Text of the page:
Brilliant topic & often taboo in the sport
Once asked a boxer if he’d see it as a weakness if he knew an opponent was seeing a psychologist
Yes, was the answer. If an opponent has enough self-doubt that they needed a psychologist, he was confident he could expose it in a fight.
— Martin (@NewAgeBoxingUK) July 27, 2021
Interestingly, the word “taboo” cropped up in every interview conducted.
Psychologists themselves acknowledge that their vocation remains “misunderstood”. We spoke to a particular individual in this field who explained the role and how it can work in boxing, which “is probably the worst sport” for resisting new approaches.
“It is about helping people reach their potential. Within the UK you have a perspective of a coach as someone standing at the side giving instruction. When you come to performance psychology it is about helping people to optimize their own potential. You’re not training them, you’re just there to be a tool in their toolbox. Helping them when they need it, at that critical moment – which may be stepping into the ring to box.”
And is boxing receptive to this style of coaching?
“I think it is misunderstood. I think boxing is one of the last bastions of any sport where you’ve still got a misunderstanding of what psychological performance coaching is. Because people don’t understand it, they’ll make it up. We all fill in the gaps hundreds of times a day. A lot of the time, people don’t know what it is so there is a lot of push-back. There could be a misplaced trust what you are going to do to the athlete.”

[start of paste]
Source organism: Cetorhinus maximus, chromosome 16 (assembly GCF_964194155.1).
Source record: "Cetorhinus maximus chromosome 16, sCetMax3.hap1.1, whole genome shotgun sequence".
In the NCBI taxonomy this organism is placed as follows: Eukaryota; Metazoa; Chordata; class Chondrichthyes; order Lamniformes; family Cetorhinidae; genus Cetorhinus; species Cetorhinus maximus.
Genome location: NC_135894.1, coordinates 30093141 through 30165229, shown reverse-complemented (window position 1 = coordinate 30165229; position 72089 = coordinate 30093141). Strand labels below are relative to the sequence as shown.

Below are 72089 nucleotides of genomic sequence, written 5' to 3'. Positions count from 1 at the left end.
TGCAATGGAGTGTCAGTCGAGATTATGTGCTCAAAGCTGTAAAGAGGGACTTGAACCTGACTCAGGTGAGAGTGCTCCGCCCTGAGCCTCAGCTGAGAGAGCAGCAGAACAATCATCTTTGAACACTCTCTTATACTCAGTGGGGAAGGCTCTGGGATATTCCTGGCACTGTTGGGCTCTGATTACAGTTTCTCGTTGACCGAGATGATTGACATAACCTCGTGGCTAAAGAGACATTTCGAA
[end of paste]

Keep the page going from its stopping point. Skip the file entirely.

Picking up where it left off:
But why should psychological help be any different to the physical specialists that form part of a camp?
“You’ve got strength and conditioning coaches, the main coach, nutritionists, rehab, physios but nobody really talks about the mental development of the individual or the psychology. It is taboo, it’s under the table or I might whisper it in cold dark corners but hope that no-one hears me.
A lot of boxing coaches have the mentality that you either have “it” or you don’t, just man up and you have all these types of phraseology, which are ingrained within boxing. I do believe there will be a cultural, almost generational shift that will happen. There are people coming through who are embracing psychological help and neuroscience. They get that it is all part of the package. If your brain isn’t optimised your fists aren’t going to be! Your feet aren’t going to be optimised, it really is as simple as that!”
A current professional boxer further cemented the taboo nature of perceived mental weaknesses. They also admitted to feeling nerves but wouldn’t be likely to do so publicly.
“I can tell you from experience that almost any fighter will be nervous and out of their comfort zone in the build up to a fight but it’s almost a given that you can’t show that, no matter how nervous you are, you just absolutely can’t show it. That’s just part and parcel of boxing.”